Poaching & Illegal Wildlife Trade

The illegal wildlife trade is the fourth most lucrative international crime after drugs, arms and human trafficking.

Kifaru © David Yarrow

The illegal wildlife trade is one of the principle immediate threats to wildlife, particularly iconic African species such as rhino and elephant, which are poached for their horns and tusks. The African elephant population has fallen by over 30% in the last seven years, largely due to poaching.

The illegal wildlife trade is now the fourth largest criminal industry after drugs, arms and human trafficking. Worth as much as $20billion per year, the trade threatens international security, national sovereignties, impoverished rural communities, and countless species from pangolins to elephants.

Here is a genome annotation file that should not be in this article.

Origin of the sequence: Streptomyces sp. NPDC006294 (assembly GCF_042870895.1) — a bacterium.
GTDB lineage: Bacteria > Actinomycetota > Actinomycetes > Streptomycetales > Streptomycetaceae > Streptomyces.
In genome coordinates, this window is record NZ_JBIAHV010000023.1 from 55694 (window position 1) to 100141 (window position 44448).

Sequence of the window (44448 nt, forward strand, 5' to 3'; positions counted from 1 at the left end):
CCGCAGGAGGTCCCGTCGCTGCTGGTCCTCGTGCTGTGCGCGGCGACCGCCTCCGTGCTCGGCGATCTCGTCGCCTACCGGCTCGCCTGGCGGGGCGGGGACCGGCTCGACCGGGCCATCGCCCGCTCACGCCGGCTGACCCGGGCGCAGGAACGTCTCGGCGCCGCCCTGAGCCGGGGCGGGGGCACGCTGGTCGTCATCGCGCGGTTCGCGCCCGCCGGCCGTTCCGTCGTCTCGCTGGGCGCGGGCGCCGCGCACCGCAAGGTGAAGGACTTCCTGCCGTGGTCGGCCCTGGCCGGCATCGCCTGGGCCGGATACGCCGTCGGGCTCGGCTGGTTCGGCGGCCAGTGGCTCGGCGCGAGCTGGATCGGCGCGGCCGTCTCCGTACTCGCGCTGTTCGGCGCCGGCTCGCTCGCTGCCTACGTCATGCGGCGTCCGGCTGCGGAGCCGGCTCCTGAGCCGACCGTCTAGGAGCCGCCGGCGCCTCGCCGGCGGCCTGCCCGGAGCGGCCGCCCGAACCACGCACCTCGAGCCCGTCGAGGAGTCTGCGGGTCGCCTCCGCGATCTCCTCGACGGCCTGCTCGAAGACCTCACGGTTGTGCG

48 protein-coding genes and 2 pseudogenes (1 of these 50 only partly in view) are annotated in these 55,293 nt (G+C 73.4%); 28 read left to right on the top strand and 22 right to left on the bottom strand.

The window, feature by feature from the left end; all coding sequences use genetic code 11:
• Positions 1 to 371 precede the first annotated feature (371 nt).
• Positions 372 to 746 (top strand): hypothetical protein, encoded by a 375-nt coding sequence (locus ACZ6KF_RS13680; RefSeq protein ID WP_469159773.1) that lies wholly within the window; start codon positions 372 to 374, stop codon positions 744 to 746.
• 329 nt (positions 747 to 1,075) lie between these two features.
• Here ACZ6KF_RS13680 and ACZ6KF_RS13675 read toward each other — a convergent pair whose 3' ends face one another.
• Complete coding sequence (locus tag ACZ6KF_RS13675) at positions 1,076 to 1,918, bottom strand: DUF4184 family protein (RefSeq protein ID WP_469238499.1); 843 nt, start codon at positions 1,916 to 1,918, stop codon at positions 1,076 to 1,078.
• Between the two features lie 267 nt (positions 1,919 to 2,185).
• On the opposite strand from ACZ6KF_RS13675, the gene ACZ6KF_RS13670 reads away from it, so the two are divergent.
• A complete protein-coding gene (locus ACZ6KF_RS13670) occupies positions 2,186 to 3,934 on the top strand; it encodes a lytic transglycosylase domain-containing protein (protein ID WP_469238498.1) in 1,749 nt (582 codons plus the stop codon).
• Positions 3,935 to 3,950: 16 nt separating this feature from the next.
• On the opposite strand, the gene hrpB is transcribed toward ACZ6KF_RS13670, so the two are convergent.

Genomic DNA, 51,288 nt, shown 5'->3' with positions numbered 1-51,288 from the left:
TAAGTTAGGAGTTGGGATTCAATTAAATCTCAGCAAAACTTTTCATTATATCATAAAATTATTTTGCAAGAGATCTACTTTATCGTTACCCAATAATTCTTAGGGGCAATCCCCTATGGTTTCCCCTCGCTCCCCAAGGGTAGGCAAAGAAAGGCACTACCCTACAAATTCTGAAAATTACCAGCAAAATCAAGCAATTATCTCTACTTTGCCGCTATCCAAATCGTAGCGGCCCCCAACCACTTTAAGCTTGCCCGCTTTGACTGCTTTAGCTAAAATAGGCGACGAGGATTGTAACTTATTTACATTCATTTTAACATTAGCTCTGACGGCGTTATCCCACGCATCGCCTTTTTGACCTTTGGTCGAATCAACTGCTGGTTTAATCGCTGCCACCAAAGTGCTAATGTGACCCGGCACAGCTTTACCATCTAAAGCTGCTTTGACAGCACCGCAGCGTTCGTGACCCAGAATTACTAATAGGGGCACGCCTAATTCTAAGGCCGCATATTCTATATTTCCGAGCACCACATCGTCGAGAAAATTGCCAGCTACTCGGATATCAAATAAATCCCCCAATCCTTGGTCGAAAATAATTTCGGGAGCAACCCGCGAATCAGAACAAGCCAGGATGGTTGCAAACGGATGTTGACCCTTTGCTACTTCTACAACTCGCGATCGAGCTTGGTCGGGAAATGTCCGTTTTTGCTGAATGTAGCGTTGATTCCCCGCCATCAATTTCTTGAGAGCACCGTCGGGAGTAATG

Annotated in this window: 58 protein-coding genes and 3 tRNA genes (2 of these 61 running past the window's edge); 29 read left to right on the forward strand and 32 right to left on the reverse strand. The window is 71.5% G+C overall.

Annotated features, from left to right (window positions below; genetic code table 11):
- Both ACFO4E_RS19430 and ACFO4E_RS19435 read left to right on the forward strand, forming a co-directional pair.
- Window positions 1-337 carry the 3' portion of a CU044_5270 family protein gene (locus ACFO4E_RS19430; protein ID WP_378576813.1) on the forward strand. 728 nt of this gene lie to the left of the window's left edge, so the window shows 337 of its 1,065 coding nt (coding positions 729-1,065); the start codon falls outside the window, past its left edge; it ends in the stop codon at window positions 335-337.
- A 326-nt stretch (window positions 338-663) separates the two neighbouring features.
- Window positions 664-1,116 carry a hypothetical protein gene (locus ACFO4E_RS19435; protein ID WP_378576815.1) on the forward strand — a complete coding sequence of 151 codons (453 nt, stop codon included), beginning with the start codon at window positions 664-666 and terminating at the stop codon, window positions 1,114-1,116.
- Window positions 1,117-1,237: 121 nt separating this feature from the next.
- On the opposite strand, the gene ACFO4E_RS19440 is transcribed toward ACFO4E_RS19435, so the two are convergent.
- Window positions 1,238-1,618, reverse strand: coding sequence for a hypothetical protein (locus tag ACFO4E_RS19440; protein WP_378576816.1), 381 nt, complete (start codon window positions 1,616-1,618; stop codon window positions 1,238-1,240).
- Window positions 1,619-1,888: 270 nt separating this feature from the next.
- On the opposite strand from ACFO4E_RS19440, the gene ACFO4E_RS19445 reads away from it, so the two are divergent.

African Elephant

African Elephant

Status: Vulnerable The African Elephant population has decreased by around 90% in the last century. An estimated 415,000 currently remain.

Tusk Welcomes UK Ban on Ivory Sales

Tusk Welcomes UK Ban on Ivory Sales

Tusk welcomes announcement from the UK’s Secretary of State for The Environment, Michael Gove, confirming that the UK Government will ban ivory sales to protect the future of elephants in Africa and Asia.

Mourning the Loss of Sudan

Mourning the Loss of Sudan

On 20th March 2018 the world’s last male northern white rhino, Sudan, was put down at the age of 45 following serious health issues that meant he could no longer stand up.

Rian Labuschagne | 2017 Prince William Award for Conservation in Africa, Winner

You cannot be weak in this occupation - you have got to be strong and willing to walk a mile in the dark.

Rian Labuschagne | 2017 Prince William Award for Conservation in Africa, Winner

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